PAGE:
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$vuetify.icons.faPhone1300 650 620

Shortage of skilled trades people remains acute

Media release

Shortage of skilled trades people remains acute

Media release
“The shortage of skilled trades people remained acute in the September quarter of 2023 despite the return of skilled migration and a slowing in home building activity,” stated HIA Senior Economist Tom Devitt.

The HIA Trades Report released today provides a quarterly review of the availability of skilled trades and any demand pressures on trades operating in the residential building industry.

“The HIA Trades Availability Index deteriorated marginally in the September quarter to -0.65 compared to -0.62 June Quarter 2023,” added Mr Devitt. 

“This change, although small, shows that builders found it increasingly difficult to find sufficient skilled trades people to undertake building works. 

“The return of overseas workers since the re-opening of international borders in late 2021, has helped ease these constraints over the last 12-18 months, with the Index markedly improved from the -0.92 reading a little over a year earlier.

“Despite this improvement over the past year, the most recent reading highlights how Australia’s home building sector continues to be constrained by some of the most acute shortages of skilled tradespeople on record.

“The RBA’s steep interest rate increases since May 2022 have seen the volume of new work entering the pipeline slowing significantly. This resulted in Australia commencing just 25,390 new houses in the June Quarter 2023, to be one of the weakest quarters of the last decade.

“This fall in the volume of new home starts will ease the acute shortage of skilled trades people, over the next year as the volume of homes under construction continues to slow.

“Australia is expected to have its weakest year in over a decade in terms of the volume of new houses commencing construction in 2024.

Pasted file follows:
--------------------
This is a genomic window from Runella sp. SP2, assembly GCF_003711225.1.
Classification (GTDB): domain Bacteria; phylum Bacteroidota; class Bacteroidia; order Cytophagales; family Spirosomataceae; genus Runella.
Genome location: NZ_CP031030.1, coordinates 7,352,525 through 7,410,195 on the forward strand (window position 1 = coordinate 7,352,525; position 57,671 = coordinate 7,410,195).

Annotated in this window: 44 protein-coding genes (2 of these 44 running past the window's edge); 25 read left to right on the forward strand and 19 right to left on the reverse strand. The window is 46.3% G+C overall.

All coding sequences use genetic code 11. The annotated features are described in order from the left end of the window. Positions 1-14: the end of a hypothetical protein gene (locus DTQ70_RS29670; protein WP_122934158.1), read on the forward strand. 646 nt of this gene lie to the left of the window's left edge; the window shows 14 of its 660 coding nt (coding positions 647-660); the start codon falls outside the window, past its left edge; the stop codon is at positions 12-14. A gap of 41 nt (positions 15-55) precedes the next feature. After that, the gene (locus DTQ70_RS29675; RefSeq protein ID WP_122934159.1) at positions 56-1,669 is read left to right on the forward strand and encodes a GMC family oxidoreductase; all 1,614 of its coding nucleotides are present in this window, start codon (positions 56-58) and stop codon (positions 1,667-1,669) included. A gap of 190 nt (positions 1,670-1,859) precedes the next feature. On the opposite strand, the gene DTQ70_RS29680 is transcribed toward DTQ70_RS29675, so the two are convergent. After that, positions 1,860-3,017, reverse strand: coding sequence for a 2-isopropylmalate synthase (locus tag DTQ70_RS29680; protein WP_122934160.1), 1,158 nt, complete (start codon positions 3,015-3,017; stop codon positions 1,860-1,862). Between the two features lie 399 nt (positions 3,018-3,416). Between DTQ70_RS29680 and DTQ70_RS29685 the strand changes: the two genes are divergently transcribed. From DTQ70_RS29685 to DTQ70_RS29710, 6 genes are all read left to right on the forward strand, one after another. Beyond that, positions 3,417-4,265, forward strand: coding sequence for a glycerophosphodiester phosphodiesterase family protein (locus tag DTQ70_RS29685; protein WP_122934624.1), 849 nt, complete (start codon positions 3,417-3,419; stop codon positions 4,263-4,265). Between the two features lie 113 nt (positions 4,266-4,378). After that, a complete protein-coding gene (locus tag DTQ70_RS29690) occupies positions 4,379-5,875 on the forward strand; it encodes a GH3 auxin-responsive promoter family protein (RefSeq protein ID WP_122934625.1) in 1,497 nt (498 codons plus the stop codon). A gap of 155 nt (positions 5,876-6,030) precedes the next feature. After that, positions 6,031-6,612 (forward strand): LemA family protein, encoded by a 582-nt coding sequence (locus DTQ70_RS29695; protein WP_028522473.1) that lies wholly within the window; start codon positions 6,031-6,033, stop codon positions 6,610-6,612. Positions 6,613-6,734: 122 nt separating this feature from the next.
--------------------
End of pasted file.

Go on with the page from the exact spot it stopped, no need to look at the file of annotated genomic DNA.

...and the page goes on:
“To ensure that Australia has the skilled tradespeople to build the homes needed in the coming years, the industry needs to have continued access to skilled migrants, as well as train and upskill our existing and future workforce,” concluded Mr Devitt.

By trade, the most acute shortages of skilled tradespeople in the September Quarter 2023 remained in bricklaying (Index reading of -1.17), roofing (-0.91), carpentry (-0.88), and ceramic tiling (-0.82).

Across the states and territories, all markets experienced a boom in housing demand during the pandemic, but it was the smaller markets where these booms were most significant. This is why the most acute shortages of skilled tradespeople in the September Quarter 2023 were in Queensland (-0.85 in the capital, -0.94 in the regions), South Australia (-0.75, -0.92) and Western Australia (-0.71, -0.77), compared to New South Wales (-0.62, 0.60) and Victoria (-0.59, -0.57).

HIA Trade Availability Index

Source: HIA Trades Report

For more information please contact:

Tim Reardon

Chief Economist

Thomas Devitt

Economist
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